There are several variations on what constitutes Muenster Cheese.
In general, it is a washed rind, semi-firm cheese, that is soft, creamy and yellowish inside, with a red sticky rind outside. The rind is edible, though some cut if off because it has a very salty taste from being washed with brine as it is aging. The cheese is very mild when young, but it becomes very, very smelly when old, and really smelly when very old.
American versions are sold younger, and with a weaker taste, than European versions.
Some versions of Muenster may be flavoured with anise or caraway.
Muenster is made in Germany and France, as well as in Copenhagen (Denmark), and in Wisconsin (America.)
North American Muenster
The North American version is essentially an imitation of European Muenster. Supple, moist and pale inside, it is also quite bland (some wags say it’s like latex.) It is useful, though, when you need a cheese that will provide body without interfering with the taste of other ingredients. It does have some smell to its rind, but that is not reflected in the taste of the cheese.
This version is made starting with pasteurized whole cow’s milk. The milk is partially skimmed, heated, then has rennet and bacteria added. When curdled, the curd is cut, whey is drained away, and the curd is put in moulds. The moulds are let stand for 24 hours. Then, the cheeses are turned out of their moulds, and either rubbed with salt or dipped in brine. The cheeses are given an initial aging of 3 weeks. Then, small cheeses are ripened 4 to 6 weeks; large ones 2 to 3 months. While ripening, the cheeses are washed with brine.
The French Muenster is considered by many to be the best. The farmhouse versions are made from unpasteurized milk, and industrial versions made from pasteurized milk. Industrially-made ones don’t develop the penetrating taste or smell of the farmhouse ones. The farmhouse ones have achieved French AOC status (see below.)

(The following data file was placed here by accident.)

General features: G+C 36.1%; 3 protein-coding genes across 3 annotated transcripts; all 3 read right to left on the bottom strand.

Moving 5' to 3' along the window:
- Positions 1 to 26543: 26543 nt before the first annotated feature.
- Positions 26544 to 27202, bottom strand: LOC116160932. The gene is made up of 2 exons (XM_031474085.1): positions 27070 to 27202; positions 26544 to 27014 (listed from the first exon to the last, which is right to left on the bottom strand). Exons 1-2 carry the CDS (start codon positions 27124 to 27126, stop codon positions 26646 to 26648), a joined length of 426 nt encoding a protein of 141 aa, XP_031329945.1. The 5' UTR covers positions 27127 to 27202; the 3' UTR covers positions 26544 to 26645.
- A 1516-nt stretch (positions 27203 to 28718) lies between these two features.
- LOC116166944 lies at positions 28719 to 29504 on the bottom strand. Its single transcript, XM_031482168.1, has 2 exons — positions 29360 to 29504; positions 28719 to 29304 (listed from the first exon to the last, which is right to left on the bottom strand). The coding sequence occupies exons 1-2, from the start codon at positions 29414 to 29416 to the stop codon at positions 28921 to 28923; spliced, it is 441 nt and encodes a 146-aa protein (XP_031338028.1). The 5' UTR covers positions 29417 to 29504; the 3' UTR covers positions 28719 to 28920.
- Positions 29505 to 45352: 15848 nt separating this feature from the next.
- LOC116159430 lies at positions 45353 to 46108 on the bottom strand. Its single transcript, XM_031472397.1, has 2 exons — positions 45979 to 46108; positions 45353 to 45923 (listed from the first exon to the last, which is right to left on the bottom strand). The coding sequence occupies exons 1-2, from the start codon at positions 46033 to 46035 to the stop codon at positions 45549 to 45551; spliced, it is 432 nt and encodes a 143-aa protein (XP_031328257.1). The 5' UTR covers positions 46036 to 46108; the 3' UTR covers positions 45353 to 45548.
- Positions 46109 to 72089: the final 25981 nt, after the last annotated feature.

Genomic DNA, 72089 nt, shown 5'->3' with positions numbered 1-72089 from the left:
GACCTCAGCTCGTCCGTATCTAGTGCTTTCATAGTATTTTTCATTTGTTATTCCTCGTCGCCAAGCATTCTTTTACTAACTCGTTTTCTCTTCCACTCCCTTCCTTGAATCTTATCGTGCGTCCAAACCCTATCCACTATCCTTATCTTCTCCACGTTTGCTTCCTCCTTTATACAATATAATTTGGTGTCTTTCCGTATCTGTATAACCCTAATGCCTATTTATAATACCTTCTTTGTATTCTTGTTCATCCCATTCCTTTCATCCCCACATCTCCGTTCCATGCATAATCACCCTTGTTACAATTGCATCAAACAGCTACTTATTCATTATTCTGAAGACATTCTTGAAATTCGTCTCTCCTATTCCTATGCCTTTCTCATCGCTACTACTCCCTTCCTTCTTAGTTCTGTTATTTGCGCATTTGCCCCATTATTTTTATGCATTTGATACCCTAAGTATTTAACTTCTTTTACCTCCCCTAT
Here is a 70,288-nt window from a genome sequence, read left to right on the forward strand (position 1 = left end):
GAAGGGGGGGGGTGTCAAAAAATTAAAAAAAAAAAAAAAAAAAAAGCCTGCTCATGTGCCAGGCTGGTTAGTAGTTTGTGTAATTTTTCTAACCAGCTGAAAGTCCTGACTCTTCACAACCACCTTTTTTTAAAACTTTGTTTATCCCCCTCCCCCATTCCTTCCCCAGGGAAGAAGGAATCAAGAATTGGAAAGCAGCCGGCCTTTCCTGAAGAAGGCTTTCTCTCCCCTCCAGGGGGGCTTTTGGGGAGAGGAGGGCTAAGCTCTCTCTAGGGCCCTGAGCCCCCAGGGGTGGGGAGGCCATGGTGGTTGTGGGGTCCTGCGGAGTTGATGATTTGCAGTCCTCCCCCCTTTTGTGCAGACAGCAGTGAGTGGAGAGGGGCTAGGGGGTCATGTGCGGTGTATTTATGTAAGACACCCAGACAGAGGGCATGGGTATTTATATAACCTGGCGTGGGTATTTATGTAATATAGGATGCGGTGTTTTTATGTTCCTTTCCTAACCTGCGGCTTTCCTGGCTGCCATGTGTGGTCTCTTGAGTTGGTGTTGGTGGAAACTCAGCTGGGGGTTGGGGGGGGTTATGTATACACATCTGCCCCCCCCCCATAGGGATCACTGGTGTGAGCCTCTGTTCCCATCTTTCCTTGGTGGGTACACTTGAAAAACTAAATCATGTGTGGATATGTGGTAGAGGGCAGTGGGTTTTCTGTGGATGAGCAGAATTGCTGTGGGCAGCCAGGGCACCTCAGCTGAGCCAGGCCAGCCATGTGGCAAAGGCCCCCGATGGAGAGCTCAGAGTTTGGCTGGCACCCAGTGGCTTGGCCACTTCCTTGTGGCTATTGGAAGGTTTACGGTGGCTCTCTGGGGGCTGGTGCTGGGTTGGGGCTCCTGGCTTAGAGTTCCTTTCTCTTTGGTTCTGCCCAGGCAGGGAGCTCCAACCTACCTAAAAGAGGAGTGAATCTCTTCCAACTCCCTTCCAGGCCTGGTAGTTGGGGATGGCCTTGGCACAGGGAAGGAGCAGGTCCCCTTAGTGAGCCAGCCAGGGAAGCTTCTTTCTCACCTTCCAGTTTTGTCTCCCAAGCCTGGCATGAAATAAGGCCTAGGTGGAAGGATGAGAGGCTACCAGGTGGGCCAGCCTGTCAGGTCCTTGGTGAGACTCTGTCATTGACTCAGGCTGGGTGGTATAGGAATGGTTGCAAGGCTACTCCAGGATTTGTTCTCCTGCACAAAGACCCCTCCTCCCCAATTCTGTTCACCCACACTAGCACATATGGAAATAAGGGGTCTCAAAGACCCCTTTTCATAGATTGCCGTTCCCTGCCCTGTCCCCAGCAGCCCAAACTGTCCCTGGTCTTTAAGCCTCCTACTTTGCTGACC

A version called “Géromé” has Anise seeds in it. Some versions made in Alsace have caraway seed in them; they are called “Münster au Cumin.”
Even French versions without cumin or caraway are often served with cumin or caraway seeds on the side.
French Muensters are made in sizes ranging from 4 oz to 3 pounds (115g to 1 1/3 kg.)
These are farmhouse Muensters made in France that have been awarded French AOC status. The French spelling of Muenster is Munster.
They use unpasteurized cow’s milk.
When made in the Gérardmer valley (in Lorraine), the cheese is called Munster-Géromé. Other names for variations on this AOC grade of Muenster are Munster, Petit-Munster or Petit-Munster Géromé.
The cheeses range in size between 5 and 8 inches (12 and 20 cm) wide and 1 to 2 inches (3 to 5 cm) thick. The weight range is from 10 oz (300 g) to 3 1/3 pounds (1.5 kg.)
Small ones are aged 5 weeks; large ones 2 to 3 months. 21 days is the minimum aging time for Munster or Munster-Géromé; le petit Munster or petit Munster-Géromé is aged a minimum of 14 days.
These cheeses are washed with brine and annatto (for colouring), and turned every two days. While maturing, they are put next to old ones so the bacteria from the old ones can pass to the new ones.
These AOC versions have a shiny red rind the colour of a brick, which is caused bacteria, but enhanced by the addition of the annatto.
They have also achieved European PDO status (PDO Reg No 2081/92.) The PDO name is Munster of Munster-Géromé, made in Alsace and Lorraine.
The cheeses have a fat content of 45% fat. They smell a great deal, but have a lot of flavour in compensation.
A German version, Münster, is made by a few companies in Germany. One is the Glocknerhof company (Käserei Glocknerhof) in Münstertal, Germany. Another company is called “Käserei Zurwies” in Wangen, Germany. The Wangen version has a mild taste. It is very pale, almost white, ripened 4 to 5 weeks, and sold in 23 oz (650 g) rounds, with an orangey-yellow or orangey-red rind.